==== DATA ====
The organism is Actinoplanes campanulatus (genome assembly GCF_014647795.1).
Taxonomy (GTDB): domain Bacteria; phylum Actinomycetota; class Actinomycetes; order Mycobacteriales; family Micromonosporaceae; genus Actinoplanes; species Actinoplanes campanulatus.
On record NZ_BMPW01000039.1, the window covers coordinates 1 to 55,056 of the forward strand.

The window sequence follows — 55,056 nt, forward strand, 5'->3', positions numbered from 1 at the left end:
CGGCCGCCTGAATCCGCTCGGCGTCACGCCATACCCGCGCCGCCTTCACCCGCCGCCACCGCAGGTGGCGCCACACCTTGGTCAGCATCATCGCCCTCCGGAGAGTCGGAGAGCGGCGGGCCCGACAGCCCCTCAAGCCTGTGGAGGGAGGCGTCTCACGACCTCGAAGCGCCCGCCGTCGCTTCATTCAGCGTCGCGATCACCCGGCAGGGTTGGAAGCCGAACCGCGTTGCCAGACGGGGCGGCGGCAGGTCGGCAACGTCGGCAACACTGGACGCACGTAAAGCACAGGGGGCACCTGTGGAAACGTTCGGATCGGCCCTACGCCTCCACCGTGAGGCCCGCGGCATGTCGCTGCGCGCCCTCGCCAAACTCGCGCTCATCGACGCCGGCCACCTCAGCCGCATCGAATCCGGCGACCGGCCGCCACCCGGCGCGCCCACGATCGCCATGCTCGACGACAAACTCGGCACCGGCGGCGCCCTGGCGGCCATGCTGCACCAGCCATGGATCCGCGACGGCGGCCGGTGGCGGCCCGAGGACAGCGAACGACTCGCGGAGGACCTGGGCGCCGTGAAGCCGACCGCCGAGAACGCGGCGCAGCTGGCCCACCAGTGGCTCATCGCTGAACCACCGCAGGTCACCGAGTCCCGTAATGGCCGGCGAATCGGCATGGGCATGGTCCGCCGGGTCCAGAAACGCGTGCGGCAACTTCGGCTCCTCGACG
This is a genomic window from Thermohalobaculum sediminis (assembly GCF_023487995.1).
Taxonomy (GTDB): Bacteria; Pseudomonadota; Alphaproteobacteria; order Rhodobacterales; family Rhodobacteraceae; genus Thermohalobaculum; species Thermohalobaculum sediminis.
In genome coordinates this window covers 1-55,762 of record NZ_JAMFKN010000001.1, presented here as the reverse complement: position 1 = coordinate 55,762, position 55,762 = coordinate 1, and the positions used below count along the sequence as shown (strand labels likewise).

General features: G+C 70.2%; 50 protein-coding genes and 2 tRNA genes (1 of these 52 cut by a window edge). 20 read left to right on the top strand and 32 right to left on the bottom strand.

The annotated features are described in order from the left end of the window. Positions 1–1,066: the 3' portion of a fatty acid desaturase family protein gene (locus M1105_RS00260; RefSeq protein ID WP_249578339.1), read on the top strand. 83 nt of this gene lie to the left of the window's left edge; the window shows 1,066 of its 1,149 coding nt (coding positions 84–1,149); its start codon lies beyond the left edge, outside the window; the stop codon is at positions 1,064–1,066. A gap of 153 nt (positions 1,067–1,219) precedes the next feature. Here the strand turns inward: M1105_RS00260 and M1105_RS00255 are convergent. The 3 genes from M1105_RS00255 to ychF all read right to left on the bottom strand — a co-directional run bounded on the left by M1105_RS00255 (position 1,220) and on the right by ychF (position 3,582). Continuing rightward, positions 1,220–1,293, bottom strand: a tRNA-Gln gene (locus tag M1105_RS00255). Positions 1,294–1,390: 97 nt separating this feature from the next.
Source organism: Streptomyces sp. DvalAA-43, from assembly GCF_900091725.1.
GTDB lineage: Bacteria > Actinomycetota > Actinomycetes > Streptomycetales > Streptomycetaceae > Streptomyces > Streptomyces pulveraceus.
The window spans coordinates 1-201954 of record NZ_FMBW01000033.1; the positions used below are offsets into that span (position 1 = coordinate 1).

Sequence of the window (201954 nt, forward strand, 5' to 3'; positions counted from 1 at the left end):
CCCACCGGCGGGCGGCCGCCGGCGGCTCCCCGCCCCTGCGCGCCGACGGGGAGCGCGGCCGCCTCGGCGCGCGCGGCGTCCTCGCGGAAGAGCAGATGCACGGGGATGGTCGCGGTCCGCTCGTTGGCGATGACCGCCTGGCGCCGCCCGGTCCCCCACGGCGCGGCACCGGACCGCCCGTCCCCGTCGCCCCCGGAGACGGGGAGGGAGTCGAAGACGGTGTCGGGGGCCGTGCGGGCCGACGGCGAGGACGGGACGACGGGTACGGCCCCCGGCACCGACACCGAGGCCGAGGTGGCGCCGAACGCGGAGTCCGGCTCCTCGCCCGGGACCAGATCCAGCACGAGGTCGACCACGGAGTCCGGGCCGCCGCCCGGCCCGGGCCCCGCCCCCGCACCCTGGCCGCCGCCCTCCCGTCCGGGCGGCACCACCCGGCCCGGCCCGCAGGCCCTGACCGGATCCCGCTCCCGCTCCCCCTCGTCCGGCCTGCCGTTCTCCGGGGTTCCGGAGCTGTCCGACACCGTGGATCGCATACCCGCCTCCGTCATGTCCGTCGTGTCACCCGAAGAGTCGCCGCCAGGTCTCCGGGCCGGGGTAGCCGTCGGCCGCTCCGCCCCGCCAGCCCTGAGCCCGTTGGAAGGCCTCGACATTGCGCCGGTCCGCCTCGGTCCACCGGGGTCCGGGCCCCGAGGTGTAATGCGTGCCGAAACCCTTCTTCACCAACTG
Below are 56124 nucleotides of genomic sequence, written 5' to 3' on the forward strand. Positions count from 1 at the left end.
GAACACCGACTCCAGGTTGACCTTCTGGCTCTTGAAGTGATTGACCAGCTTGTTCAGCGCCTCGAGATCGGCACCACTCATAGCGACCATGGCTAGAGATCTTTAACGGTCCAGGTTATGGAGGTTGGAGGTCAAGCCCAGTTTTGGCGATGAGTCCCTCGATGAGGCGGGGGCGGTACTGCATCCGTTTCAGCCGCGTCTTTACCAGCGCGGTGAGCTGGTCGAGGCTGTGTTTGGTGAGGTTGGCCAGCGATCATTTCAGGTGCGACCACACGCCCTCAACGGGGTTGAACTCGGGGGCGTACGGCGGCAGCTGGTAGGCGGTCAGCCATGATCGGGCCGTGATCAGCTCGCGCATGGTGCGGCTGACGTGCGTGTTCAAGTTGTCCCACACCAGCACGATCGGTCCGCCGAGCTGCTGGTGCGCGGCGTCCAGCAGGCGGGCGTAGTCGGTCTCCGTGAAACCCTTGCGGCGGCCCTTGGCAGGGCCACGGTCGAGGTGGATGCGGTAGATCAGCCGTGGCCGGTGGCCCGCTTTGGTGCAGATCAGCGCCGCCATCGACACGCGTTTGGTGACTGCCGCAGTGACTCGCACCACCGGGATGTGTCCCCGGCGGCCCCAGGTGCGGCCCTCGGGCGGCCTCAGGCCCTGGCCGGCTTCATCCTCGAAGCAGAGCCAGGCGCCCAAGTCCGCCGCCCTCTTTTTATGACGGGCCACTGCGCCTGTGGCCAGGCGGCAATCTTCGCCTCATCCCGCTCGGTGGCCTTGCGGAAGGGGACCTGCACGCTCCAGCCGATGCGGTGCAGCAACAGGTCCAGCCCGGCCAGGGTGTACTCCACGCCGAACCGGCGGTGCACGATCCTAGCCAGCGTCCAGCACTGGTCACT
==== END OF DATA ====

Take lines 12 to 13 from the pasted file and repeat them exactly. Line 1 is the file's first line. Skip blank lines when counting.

GTDB lineage: Bacteria > Actinomycetota > Actinomycetes > Streptomycetales > Streptomycetaceae > Streptomyces > Streptomyces pulveraceus.
The window spans coordinates 1-201954 of record NZ_FMBW01000033.1; the positions used below are offsets into that span (position 1 = coordinate 1).